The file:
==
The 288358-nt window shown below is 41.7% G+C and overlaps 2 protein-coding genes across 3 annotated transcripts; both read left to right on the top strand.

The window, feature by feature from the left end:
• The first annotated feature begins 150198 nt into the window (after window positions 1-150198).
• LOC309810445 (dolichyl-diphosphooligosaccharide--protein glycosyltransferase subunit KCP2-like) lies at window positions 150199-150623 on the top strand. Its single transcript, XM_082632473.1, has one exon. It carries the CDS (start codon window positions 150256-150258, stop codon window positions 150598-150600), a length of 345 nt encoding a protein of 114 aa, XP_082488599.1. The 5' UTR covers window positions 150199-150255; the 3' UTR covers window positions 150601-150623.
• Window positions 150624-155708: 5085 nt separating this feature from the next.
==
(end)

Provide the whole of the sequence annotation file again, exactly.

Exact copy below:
The 288358-nt window shown below is 41.7% G+C and overlaps 2 protein-coding genes across 3 annotated transcripts; both read left to right on the top strand.

The window, feature by feature from the left end:
• The first annotated feature begins 150198 nt into the window (after window positions 1-150198).
• LOC309810445 (dolichyl-diphosphooligosaccharide--protein glycosyltransferase subunit KCP2-like) lies at window positions 150199-150623 on the top strand. Its single transcript, XM_082632473.1, has one exon. It carries the CDS (start codon window positions 150256-150258, stop codon window positions 150598-150600), a length of 345 nt encoding a protein of 114 aa, XP_082488599.1. The 5' UTR covers window positions 150199-150255; the 3' UTR covers window positions 150601-150623.
• Window positions 150624-155708: 5085 nt separating this feature from the next.